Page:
Saudi Arabia and Turkey have agreed to form a Strategic Cooperation Council to coordinate and develop relations between the countries in terms of economic, political, defense, security, education and health issues. The countries also are discussing military cooperation, especially with regard to Syria.
The custodian of the two holy mosques, Saudi King Salman bin Abdul-Aziz Al Saud, received Turkish Prime Minister Ahmet Davutoglu at his palace in Riyadh during the prime minister’s official visit Jan. 31.
The high-level Turkish delegation Davutoglu headed included Turkish Foreign Minister Mevlut Cavusoglu, Economy Minister Mustafa Elitas, Interior Minister Efkan Ala, Defense Minister Ismet Yilmaz, Minister of Transport, Maritime and Communication Minister Binali Yildirim and the chief of the General Staff of the Turkish Armed Forces, Gen. Hulusi Akar.
Following the meeting between the Saudi king and Davutoglu, Saudi Foreign Minister Adel al-Jubeir and his Turkish counterpart announced that officials had agreed to implement the Strategic Cooperation Council.
“We will sign [the agreement] in the future and appoint two joint presidents for the council,” Jubeir said. The meeting followed up on discussions in December, when Turkish President Recep Tayyip Erdogan visited Saudi Arabia.
These developments reflect the interest of Saudi Arabia in establishing a strategic partnership with Turkey, which has shown the initiative to achieve a greater understanding with Riyadh on several political issues with regard to Yemen and Syria. Turkey also agreed to join the military anti-terrorism Islamic coalition declared by the Saudi minister of defense in December.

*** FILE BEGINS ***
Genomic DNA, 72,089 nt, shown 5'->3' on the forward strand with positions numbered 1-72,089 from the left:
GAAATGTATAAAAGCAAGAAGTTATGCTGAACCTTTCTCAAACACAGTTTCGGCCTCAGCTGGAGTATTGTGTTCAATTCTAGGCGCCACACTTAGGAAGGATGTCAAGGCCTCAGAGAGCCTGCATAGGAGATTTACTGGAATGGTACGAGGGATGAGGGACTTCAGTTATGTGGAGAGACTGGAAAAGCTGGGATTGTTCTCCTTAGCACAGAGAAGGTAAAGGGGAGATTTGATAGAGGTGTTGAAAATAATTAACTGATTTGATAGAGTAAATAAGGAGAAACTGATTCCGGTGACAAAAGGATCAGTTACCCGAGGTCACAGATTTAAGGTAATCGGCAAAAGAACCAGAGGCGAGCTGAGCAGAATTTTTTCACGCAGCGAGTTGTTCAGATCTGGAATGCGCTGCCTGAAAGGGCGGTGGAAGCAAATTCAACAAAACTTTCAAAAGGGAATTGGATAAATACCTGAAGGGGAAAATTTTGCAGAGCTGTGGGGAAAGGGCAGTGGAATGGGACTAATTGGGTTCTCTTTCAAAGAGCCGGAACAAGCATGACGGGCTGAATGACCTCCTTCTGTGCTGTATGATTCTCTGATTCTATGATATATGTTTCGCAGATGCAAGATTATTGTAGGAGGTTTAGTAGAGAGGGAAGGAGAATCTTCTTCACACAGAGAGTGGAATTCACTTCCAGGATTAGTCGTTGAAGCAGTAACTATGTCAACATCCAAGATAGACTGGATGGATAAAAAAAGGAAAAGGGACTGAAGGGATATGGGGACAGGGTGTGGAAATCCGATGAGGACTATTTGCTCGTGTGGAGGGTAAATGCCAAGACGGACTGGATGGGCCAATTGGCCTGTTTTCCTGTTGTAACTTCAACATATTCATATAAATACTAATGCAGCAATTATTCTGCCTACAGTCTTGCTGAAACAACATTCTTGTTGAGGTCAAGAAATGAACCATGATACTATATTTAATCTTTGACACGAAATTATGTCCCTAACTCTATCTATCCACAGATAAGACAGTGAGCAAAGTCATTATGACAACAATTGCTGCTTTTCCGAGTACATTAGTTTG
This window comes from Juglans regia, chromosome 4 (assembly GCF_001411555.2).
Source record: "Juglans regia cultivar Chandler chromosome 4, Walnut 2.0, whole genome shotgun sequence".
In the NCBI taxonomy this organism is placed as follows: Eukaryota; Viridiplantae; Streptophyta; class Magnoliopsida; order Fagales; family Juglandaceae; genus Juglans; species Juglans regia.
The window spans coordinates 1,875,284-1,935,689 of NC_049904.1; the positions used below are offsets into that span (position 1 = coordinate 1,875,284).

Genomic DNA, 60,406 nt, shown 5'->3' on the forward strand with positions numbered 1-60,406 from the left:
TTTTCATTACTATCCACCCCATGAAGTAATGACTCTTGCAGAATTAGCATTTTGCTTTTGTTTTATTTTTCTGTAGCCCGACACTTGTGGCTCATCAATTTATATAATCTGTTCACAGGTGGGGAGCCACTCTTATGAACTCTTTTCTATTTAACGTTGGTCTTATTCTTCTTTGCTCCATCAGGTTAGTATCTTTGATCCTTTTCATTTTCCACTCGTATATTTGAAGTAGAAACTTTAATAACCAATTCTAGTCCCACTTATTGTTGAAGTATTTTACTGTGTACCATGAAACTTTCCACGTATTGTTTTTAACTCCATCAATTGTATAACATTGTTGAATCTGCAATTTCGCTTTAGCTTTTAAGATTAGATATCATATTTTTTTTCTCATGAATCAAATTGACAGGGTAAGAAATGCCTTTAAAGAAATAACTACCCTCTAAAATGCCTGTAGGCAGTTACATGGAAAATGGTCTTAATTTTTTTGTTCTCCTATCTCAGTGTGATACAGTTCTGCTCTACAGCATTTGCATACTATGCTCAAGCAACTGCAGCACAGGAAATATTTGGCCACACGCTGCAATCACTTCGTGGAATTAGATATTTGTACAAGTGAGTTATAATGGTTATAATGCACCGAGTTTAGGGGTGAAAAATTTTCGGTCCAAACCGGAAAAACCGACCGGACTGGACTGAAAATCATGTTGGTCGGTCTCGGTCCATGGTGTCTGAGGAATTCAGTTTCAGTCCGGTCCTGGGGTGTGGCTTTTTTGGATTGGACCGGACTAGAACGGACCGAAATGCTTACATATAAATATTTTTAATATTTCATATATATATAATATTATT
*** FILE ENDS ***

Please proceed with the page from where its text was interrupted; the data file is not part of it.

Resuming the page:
Conversely, the government of Egyptian President Abdel Fattah al-Sisi did not offer the support Riyadh sought in several political and military stances with regard to Syria, Yemen or Iraq; observers said this reflects Egypt’s ingratitude for the kingdom’s support of the Egyptian economy in terms of funds and oil. Saudi Arabia provided more than $8 billion worth of aid to Egypt in 2013 and 2014.
It seems that the Turks are more willing and able — albeit not by receiving any direct financial aid from Saudi Arabia — to show solidarity with the Saudis, starting with Erdogan, who made a scathing criticism of Iran, accusing it of executing a large number of people, during his speech in January against the backdrop of the attacks on the Saudi Embassy in Tehran. Erdogan previously accused Iran of seeking to dominate the region in an interview with France 24 in March 2015, declaring his support for the Saudi-led military campaign in Yemen.
Turkey seeks, through its new cooperation with Riyadh, to increase Saudi investment in Turkey, which currently amounts to about $2 billion — namely in real estate and other activities such as industry, tourism and energy — to $25 billion by 2023.
Ankara also seeks to obtain a bigger share of development projects in Saudi Arabia to the benefit of 200 Turkish companies operating in the field of construction and contracting, whose investments reached $1 billion during 2015.
Saudi Arabia is anxiously looking at Iran’s growing power and influence in the Arab region following the relief of international sanctions by Europe, the United States and the International Atomic Energy Agency, not to mention lifting the ban on its oil exports, which allowed it to restore half of its frozen assets abroad, amounting to $100 billion.
In this context, Riyadh is turning toward Sunni-dominated Ankara, considering that the close economic, security and military ties have become a strategic need to protect the security of the Gulf and reduce the risk of Iranian influence in the smoldering Arab areas such as Iraq, Syria and Yemen.
Full article: Saudi Arabia turns to Turkey (Al Monitor)